Child-proof Iraq

US sniper perched on highAn American sniper at work.
Fallujah is often declared a Free-Fire Zone, which means soldiers are to shoot anything that moves.

I just watched a newly released documentary about OPERATION PHANTOM FURY, our military’s swoop into Fallujah. The documentary was called Caught in the Crossfire: The Untold Story of Fallujah.

I was already aware of the atrocities such as our use of chemical weapons, but I hadn’t considered the no-less-sensational: the plight of those who survived.

They were evacuated from Fallujah, a city the size of Cincinnati, without anywhere to go, step this way please, to the desert. There they subsisted without refugee camps mostly at the outskirts of their city.

After the fighting, they were asked to return to their homes, to find that there was little to which to return. Almost all the businesses were destroyed or damaged.

The footage gathered for this documentary was amazing, there were the mass graves into which the survivors were obliged to bury the bodies of their relations and friends. These were enormous trenches the size of boxcars into which everyone shoveled dirt after each layer of bodies. We’ve seen footage like that before. It was black and white and those forced to do the shoveling were German citizens held responsible for the piles of concentration camp dead.

There was footage of the checkpoints, where lines of people waited out in the cold for days, the men were separated from the women and in any part of this zone, brutal force was permitted and often used.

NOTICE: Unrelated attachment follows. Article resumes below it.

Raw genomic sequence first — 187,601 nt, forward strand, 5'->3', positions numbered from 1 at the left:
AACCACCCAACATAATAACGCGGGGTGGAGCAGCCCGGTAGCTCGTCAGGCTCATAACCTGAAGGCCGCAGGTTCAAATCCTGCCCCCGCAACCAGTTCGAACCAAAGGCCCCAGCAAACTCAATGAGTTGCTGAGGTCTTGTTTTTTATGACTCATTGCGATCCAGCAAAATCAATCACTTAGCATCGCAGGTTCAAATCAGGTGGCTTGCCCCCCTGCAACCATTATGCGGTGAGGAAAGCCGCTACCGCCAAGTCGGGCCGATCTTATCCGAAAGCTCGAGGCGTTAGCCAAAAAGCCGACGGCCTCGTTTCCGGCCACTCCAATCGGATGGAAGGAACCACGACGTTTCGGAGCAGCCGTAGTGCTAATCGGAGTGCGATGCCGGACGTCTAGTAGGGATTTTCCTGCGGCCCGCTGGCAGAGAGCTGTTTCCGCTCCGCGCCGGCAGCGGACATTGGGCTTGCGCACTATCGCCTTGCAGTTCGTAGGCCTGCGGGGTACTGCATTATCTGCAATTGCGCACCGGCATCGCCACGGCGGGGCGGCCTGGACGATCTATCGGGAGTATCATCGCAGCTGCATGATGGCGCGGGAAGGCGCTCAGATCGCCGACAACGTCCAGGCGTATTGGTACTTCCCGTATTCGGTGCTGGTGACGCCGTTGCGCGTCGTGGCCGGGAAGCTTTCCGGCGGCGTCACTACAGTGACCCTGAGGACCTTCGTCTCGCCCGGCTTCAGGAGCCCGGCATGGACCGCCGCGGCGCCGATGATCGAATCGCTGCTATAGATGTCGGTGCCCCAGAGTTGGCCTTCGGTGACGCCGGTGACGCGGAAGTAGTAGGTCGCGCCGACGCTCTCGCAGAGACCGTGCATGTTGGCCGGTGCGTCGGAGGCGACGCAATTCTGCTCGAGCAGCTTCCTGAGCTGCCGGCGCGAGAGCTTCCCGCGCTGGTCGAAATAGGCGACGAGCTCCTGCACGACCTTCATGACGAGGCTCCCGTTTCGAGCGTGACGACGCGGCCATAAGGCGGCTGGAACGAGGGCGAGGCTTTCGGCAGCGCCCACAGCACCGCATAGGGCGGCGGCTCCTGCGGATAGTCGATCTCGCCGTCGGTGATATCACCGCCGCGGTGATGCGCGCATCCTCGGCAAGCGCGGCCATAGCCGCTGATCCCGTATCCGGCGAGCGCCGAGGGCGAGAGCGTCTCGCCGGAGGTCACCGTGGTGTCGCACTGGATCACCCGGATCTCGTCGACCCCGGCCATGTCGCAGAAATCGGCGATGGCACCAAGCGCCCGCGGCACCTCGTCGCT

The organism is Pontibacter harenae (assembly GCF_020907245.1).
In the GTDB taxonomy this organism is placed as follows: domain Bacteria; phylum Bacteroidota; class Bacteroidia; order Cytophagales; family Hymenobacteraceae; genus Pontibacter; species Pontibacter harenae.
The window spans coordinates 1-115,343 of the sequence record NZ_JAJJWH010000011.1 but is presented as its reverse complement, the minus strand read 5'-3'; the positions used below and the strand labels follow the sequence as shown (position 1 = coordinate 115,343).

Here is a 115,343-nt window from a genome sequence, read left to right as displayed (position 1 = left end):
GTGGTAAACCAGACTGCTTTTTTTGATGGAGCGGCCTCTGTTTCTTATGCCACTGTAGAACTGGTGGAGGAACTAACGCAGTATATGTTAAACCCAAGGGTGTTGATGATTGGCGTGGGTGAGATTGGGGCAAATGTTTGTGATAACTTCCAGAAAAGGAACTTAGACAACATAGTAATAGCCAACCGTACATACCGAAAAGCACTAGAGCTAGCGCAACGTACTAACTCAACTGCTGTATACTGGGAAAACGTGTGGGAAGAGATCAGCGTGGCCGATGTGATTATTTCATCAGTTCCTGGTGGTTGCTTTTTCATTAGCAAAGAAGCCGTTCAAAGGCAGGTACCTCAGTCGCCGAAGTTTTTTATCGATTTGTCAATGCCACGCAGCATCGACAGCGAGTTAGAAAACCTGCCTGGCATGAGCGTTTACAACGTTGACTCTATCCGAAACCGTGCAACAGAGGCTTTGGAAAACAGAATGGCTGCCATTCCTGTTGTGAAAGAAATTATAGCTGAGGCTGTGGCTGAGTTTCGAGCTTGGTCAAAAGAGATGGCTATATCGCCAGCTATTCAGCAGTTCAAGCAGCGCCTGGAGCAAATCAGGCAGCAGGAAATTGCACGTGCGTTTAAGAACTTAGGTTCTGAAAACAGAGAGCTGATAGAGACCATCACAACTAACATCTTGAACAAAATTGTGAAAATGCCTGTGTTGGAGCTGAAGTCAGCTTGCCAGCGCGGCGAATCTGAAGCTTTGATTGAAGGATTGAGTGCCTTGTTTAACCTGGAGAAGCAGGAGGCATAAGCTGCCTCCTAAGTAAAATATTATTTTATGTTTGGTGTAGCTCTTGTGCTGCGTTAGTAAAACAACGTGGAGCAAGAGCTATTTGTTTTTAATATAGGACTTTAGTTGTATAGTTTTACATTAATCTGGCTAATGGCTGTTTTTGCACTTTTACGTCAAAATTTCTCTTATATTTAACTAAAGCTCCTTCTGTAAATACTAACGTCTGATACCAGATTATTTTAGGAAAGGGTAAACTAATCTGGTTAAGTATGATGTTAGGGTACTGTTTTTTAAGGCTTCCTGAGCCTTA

The most poignant image for me however was a simple domestic scene of a family returned to its home. In one shot a small boy was guiding his younger sibling down the stairs, navigating hand in hand around the rubble on the steps.

I thought about how American parents worry that their child might encounter an unprotected wall socket.

Putting aside the fears that Iraqi parents have that their child will venture outside and into view of American snipers, or into the path of an oncoming American convoy which has orders not to stop under any circumstance, or that their child might be attracted to a brightly colored unexploded cluster bomblet and pick it up; I hadn’t thought of the not child-proof rubble on the step.

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